Lawrence Dritsas began his studies in the United States (BA, Penn State; MS, Virginia Tech) and has interdisciplinary training in the humanities, and natural and social sciences. He volunteered as a secondary school biology teacher with the US Peace Corps in Malawi in the late 1990s. In 2005 he completed his PhD at the Centre of African Studies in Edinburgh with a study of the scientific exploration of Africa in the mid-nineteenth century. He is a Senior Lecturer in Science and Technology Studies.
I am course organiser or contribute lectures to the following undergraduate courses
Science, Nature and Environment (STIS08007)
Environmentalism: Past and Present (in development for 2022)
Science and Empire: from Enlightenment to Decolonisation, 1750-1965 (HIST10434)
Those interested in my areas of research may also want to look at the following taught MSc programme:
MSc in Science and Technology in Society
Lawrence is a historian of science with a global focus. Within this large frame, he has specific expertise in the histories of the natural sciences and the history of environmental thought. He conducts resarch on scientific expeditions (particularly the exploration of Africa and Scottish explorers); the history of museum collections and in histories of scientific knowledge in relation to colonial empires.
Scottish collectors and collecting in central Africa, 1870–1930 (Principal Investigator)
Funded by Carnegie Trust for the Universities of Scotland. You can learn more about this project at National Museums Scotland.
Investigating Networks of Zoonisis Innovation (Associate Researcher)
Funded by European Research Council. PI: Prof James Smith. Currently writing articles on the British Colonial Office's Tsetse Fly and Trypanosomiasis Committee 1940 to 1960.
I am happy to supervise research students interested in the history of science in the nineteenth and twentieth centuries, particularly topics related to global history, exploration, travel, imperialism and colonialism. Please feel free to contact me directly.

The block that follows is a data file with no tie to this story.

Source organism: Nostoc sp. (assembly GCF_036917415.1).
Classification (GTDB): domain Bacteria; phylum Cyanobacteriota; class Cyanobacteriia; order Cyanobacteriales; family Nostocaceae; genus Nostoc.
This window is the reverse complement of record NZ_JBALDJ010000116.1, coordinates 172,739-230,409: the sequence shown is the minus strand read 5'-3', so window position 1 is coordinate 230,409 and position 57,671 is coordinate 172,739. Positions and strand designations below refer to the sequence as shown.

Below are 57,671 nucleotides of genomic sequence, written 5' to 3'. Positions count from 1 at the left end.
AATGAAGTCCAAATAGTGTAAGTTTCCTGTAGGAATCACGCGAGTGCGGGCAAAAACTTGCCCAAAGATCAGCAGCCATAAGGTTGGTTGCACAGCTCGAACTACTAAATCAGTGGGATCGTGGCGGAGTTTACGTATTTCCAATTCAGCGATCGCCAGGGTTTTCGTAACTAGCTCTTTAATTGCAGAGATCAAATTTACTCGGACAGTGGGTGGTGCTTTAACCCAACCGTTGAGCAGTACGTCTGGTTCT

Find out more about the programmes that I am involved with:
Current PhD Students
Kate Bowell: Narratives on Display: the History of Science and Technology Exhibit Labels at the National Musuem of Scotland
Completed PhD Students
Janelle Winters: Constructing Success in Global Health: The World Bank and the Onchocerciasis Control Programme in West Africa
Sergio Orozco-Echeverri: How do planets find their way? Laws of nature and the transformations of knowledge in the scientific revolution
Dayana Ariffin: American Imperialism, Anthropology and Racial Taxonomy in the Philippines, 1898-1946
Daniel Thorpe: Unbundling 'Indigenous Space Capability': Actors, Policy Positions and Agency in Geospatial Information Science in Southwest Nigeria
Vera Mugittu: Meeting the Social cost of Building Systems to Enable Innovation in Subsistence-based Agriculture: an Analysis of a DFID-funded Commercialisation Process of the Indigenous Poultry Inductry in Tanzania
Eva Hoffmann Computer Science and Higher Education in Afghanistan
Kevin Bardosh Public Health at the Margins: Local Realities and the Control of Neglected Tropical Disease in Eastern Africa
Shishusri Pradhan From Green Revolution to Green Gold: the evolution of the Indian National Mission on Biodiesel
Shaun Ruysenaar The Genesis and Anatomy of the Industrial Biofuels Strategy of South Africa.
Annalisa Urbano Imagining the Nation, Crafting the State: the politics of nationalism and decolonisation in Somalia
Liz Ng'ang'a (The Open University) Scientific Leadership in Developing Countries: A case study of the Academy of Sciences for Developing World (TWAS)